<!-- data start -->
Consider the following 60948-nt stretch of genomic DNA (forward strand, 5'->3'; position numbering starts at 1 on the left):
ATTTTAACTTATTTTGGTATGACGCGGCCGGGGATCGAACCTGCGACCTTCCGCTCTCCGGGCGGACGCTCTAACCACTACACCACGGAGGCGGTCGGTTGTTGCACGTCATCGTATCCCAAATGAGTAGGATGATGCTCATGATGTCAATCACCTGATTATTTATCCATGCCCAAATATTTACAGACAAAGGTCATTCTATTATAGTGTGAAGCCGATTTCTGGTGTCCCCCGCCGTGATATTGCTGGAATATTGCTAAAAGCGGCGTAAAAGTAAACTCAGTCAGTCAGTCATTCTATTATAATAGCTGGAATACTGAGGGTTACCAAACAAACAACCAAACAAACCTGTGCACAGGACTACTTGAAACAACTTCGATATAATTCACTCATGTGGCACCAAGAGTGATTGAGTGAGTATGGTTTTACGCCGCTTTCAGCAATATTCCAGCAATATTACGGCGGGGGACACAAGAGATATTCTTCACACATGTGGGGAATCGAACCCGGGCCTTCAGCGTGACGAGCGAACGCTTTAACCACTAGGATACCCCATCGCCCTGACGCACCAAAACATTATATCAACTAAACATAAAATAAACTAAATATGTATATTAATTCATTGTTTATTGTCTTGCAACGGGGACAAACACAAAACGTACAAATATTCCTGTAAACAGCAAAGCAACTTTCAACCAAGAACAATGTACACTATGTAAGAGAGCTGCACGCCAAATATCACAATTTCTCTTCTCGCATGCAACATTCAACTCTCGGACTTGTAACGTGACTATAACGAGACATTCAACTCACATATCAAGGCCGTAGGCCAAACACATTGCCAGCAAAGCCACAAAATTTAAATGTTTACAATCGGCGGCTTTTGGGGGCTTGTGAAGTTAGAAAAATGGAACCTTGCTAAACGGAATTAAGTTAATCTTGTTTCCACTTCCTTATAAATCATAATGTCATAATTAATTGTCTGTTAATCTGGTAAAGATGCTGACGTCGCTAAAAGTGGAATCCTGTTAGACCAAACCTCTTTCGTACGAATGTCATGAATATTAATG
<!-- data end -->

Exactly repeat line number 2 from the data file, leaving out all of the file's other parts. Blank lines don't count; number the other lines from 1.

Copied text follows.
ATTTTAACTTATTTTGGTATGACGCGGCCGGGGATCGAACCTGCGACCTTCCGCTCTCCGGGCGGACGCTCTAACCACTACACCACGGAGGCGGTCGGTTGTTGCACGTCATCGTATCCCAAATGAGTAGGATGATGCTCATGATGTCAATCACCTGATTATTTATCCATGCCCAAATATTTACAGACAAAGGTCATTCTATTATAGTGTGAAGCCGATTTCTGGTGTCCCCCGCCGTGATATTGCTGGAATATTGCTAAAAGCGGCGTAAAAGTAAACTCAGTCAGTCAGTCATTCTATTATAATAGCTGGAATACTGAGGGTTACCAAACAAACAACCAAACAAACCTGTGCACAGGACTACTTGAAACAACTTCGATATAATTCACTCATGTGGCACCAAGAGTGATTGAGTGAGTATGGTTTTACGCCGCTTTCAGCAATATTCCAGCAATATTACGGCGGGGGACACAAGAGATATTCTTCACACATGTGGGGAATCGAACCCGGGCCTTCAGCGTGACGAGCGAACGCTTTAACCACTAGGATACCCCATCGCCCTGACGCACCAAAACATTATATCAACTAAACATAAAATAAACTAAATATGTATATTAATTCATTGTTTATTGTCTTGCAACGGGGACAAACACAAAACGTACAAATATTCCTGTAAACAGCAAAGCAACTTTCAACCAAGAACAATGTACACTATGTAAGAGAGCTGCACGCCAAATATCACAATTTCTCTTCTCGCATGCAACATTCAACTCTCGGACTTGTAACGTGACTATAACGAGACATTCAACTCACATATCAAGGCCGTAGGCCAAACACATTGCCAGCAAAGCCACAAAATTTAAATGTTTACAATCGGCGGCTTTTGGGGGCTTGTGAAGTTAGAAAAATGGAACCTTGCTAAACGGAATTAAGTTAATCTTGTTTCCACTTCCTTATAAATCATAATGTCATAATTAATTGTCTGTTAATCTGGTAAAGATGCTGACGTCGCTAAAAGTGGAATCCTGTTAGACCAAACCTCTTTCGTACGAATGTCATGAATATTAATG